Fire Note Says: Johnson’s keyboards and Keaggy’s guitars find inspiration in the dramatic terrain and musical palette of the Middle East, resulting in mysterious, lush instrumentals.
Album Review: Last year, new age instrumental artist Jeff Johnson released another of his wonderful collaborations with Irish flutist Brian Dunning, “Eirlandia,” another lush project with lush Celtic and old world influences, that was meant to serve as a musical soundtrack to a fantasy novel series of the same name by author Stephen R. Lawhead. This time out, Johnson has again collaborated with guitarist Phil Keaggy, on a work that feels substantially more arty and intense than their two previous efforts, 2009’s “Frio Suite” and 2012’s “WaterSky.”
Keaggy is a virtuoso, a guitarist’s guitar hero, whose perhaps less well known broadly because most of his recorded work has been within the musical subculture of the contemporary Christian world. In the early 70’s, Keaggy was part of the Glass Harp, a power-trio out of Youngstown, OH, drawing strong crowds, and recorded 3 albums by 1972, with many expecting they would quite naturally follow another area band, The James Gang with Joe Walsh, to national stardom. But in 1973, he recorded an early Jesus music album classic, “What A Day,” playing all of the instruments, before he left his band and joined a religious commune near Ithaca, NY. From there, Keaggy released more albums, including his 1978 instrumental tour de force, “The Master & The Musician.” Over the intervening decades, Keaggy has done some remarkable work even within the confines of that conservative marketplace, especially noteworthy are his live concert albums recorded in collaboration with 2nd Chapter of Acts, “How the West Was One,” a Beatlesque tribute “Phil Keaggy and Sunday’s Child” with Randy Stonehill providing a John Lennon to Keaggy’s McCartney, and a blues rock highwater mark, “Crimson & Blue,” along with innumerable instrumental albums that will appeal to guitar players and fans.
This third collaboration between Johnson and Keaggy, life those before it, is inspired by a piece of geography. “Frio Suite” grew from a retreat experience along the Frio River in Texas, and the paintings of Kathy Hastings. Three years later, “WaterSky,” returned to the Frio, and a canoe voyage floating in the bubbling water of the river canyon. Appropriately enough, Cappadocia looks east, to a majestic place and time in the world’s history, the ancient world of Asia Minor, the eastern mountainous region of Turkey, north of Syria, where the rocky terrain is an UNESCO World Heritage Site, known for its caves and a rock-cut temple in the side of a mountain. In the Fourth Century BCE, early Christian communities prospered and thought was nurtured by the likes of Gregory of Nyssa, who is quoted on the album cover saying that someone “standing up close to a wellspring… will admire that endless gush from within spilling out… The same applies to the one who looks to this divine and infinite beauty… (It) is always newer and more paradoxical than what his sight had already grasped.”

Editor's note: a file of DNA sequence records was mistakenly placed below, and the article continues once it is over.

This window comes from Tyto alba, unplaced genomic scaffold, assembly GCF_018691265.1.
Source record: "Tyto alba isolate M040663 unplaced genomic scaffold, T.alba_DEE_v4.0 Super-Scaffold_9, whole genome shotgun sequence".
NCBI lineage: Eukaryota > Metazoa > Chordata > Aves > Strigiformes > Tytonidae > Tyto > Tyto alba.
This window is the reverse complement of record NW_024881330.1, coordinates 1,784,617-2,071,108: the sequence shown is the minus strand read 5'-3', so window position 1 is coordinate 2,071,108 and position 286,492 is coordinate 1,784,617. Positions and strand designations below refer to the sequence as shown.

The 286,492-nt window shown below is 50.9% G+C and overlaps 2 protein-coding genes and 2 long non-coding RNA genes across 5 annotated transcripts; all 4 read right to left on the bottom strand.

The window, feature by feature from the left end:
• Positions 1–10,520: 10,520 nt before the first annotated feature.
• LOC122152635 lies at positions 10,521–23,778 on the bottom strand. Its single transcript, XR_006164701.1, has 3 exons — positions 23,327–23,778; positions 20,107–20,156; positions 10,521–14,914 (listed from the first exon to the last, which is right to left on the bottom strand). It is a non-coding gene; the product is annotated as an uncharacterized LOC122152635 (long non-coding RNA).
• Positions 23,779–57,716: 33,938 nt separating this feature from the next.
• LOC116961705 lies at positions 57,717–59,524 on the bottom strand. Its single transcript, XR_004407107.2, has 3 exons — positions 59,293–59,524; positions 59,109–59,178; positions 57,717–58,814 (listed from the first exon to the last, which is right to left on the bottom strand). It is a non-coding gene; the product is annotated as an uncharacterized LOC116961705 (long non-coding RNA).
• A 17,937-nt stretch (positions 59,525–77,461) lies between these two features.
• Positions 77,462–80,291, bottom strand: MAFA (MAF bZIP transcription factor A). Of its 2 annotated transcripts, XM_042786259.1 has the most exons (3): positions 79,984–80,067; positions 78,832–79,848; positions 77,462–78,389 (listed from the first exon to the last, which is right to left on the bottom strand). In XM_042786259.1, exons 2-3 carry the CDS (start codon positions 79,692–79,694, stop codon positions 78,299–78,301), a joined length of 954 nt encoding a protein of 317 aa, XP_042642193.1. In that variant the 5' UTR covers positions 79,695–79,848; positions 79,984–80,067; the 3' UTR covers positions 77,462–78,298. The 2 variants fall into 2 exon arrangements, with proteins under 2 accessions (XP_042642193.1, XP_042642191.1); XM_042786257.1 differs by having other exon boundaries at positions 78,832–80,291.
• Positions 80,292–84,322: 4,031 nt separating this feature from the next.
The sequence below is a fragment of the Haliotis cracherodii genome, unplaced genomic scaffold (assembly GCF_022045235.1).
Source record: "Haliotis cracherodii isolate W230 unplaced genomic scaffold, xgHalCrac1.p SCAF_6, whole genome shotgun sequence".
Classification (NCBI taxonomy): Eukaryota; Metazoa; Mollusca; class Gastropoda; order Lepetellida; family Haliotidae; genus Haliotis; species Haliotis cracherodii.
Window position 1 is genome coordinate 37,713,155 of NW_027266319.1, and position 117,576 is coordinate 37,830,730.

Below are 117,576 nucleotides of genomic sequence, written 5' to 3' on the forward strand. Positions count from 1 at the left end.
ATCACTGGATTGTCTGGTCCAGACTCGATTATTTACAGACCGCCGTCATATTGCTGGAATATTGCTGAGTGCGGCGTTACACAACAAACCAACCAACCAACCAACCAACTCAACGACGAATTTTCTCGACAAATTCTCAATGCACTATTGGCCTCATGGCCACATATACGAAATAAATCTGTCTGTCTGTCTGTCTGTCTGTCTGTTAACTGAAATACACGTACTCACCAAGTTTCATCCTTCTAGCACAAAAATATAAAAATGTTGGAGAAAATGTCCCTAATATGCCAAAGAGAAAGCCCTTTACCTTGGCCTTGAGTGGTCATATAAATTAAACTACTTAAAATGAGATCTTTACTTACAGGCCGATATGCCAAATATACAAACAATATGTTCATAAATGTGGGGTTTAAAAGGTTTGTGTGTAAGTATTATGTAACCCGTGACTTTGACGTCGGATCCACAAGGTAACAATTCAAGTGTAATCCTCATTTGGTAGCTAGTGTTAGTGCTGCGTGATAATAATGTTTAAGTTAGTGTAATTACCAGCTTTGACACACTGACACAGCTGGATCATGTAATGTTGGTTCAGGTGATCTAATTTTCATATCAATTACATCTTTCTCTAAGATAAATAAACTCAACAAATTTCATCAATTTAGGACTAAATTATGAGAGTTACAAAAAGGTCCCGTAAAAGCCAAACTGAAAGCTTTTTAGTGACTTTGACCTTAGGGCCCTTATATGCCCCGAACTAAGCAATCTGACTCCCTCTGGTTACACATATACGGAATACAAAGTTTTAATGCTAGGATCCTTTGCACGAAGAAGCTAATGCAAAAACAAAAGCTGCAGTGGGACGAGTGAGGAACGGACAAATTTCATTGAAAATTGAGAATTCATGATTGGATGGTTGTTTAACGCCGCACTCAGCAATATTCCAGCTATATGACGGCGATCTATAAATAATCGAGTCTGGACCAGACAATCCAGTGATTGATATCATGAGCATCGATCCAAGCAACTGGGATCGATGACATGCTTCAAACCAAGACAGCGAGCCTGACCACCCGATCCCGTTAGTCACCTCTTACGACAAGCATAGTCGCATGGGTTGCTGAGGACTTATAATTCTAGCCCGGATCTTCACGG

It is that sense of the ineffable, what Gregory described as “the revelations he awaits will always be more magnificent and more divine than that which he had already seen,” that Johnson and Keaggy seek to give expression in their collaborative compositions. As a listener, I’m always drawn more to the colorful runs of notes from Keaggy’s acoustic and electric guitars, on the title track and elsewhere, but it’s Johnson’s textured keyboard synths, and sensitive piano playing that often sets the stage. Smart percussion gives these longer pieces a sense of drama, and Keaggy turns to a cumbus, a Turkish instrument that sounds like the Middle Eastern instrument, the oud, and resonates like the American banjo, to give some of these instrumental tracks an Eastern European feel.
Relying almost entirely on keyboards and Keaggy’s guitars, these compositions manage to sound orchestral at points, but maintain a level of intimacy and connection. I had the pleasure of stumbling some pre-release airings of several tracks on Echoes, the late-night public radio music show that tends toward more ambient, new age sounds, and it was a perfect fit, at times like quieter progressive rock on those places where the percussion and Johnson and Keaggy are focused on the more dramatic terrain of their musical palette, but much of the time they provide a lovely instrumental expression of ideas and emotions not easily expressed. It’s another solid outing, highly musical, at times a mysterious, satisfying listen.
Key Tracks: “Cappadocia” / “Quo Vadis (Where Are You Going?)” / “That Which Is Hidden”
Artists With Similar Fire: Hammock / Ric Hordinski / Brian Eno
– Reviewed by Brian Q. Newcomb